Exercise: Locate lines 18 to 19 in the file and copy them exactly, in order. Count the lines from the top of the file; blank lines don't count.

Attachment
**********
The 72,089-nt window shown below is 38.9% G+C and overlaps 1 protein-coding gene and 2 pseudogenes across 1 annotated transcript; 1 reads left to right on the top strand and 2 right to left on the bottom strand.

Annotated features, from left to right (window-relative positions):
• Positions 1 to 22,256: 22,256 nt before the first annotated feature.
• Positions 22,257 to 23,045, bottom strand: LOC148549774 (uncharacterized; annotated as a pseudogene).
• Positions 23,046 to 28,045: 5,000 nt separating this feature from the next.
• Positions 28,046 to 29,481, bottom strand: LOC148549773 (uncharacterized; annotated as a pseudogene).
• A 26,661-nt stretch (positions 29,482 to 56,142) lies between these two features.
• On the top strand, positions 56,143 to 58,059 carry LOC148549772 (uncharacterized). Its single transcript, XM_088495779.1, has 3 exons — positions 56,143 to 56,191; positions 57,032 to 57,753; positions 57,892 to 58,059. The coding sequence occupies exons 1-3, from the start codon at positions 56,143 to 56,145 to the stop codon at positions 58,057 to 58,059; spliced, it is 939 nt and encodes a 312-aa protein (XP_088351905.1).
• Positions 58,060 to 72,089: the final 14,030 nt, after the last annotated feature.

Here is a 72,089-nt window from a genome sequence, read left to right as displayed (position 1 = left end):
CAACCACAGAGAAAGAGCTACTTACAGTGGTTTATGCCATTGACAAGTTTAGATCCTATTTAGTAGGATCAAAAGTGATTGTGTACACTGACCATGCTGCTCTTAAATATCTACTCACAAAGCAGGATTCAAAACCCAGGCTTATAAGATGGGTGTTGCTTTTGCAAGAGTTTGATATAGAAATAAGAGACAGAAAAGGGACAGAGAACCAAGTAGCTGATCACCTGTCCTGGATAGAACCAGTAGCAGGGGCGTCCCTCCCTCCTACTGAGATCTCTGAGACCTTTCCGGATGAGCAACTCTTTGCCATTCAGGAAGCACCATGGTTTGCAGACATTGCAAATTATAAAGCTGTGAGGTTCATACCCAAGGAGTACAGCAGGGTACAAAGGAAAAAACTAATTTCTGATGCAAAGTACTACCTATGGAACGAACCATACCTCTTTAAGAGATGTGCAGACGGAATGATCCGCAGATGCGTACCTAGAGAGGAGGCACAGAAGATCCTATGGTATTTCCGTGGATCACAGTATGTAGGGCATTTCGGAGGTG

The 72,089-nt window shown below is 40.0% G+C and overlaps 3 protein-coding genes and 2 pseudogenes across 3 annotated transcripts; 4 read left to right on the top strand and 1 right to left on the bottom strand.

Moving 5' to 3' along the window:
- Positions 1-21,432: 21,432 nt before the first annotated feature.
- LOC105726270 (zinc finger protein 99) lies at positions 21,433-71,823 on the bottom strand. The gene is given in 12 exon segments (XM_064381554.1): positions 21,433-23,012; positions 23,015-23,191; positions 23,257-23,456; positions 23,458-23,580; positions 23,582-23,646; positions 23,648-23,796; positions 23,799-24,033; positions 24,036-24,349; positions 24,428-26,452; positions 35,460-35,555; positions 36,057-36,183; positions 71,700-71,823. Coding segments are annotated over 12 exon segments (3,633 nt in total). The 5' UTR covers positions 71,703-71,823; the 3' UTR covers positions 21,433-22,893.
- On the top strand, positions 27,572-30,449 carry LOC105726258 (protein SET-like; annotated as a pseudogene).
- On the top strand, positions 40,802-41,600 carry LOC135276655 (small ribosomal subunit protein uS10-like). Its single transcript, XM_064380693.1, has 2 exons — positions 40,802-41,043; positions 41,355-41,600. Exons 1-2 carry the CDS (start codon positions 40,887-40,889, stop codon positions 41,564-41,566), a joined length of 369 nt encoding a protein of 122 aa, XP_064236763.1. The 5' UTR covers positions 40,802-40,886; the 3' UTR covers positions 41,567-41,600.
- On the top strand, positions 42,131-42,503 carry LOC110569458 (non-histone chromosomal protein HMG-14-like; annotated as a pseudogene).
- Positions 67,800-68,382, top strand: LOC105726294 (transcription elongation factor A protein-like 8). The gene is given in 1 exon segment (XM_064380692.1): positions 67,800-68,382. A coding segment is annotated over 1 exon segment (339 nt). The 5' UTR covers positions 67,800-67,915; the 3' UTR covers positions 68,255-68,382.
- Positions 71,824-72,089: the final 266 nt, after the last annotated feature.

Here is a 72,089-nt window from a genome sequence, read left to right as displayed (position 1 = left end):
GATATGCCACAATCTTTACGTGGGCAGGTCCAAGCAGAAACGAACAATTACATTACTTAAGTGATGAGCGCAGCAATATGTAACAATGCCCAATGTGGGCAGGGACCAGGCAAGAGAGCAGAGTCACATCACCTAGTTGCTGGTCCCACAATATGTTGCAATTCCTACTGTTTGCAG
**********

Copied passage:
- On the top strand, positions 42,131-42,503 carry LOC110569458 (non-histone chromosomal protein HMG-14-like; annotated as a pseudogene).
- Positions 67,800-68,382, top strand: LOC105726294 (transcription elongation factor A protein-like 8). The gene is given in 1 exon segment (XM_064380692.1): positions 67,800-68,382. A coding segment is annotated over 1 exon segment (339 nt). The 5' UTR covers positions 67,800-67,915; the 3' UTR covers positions 68,255-68,382.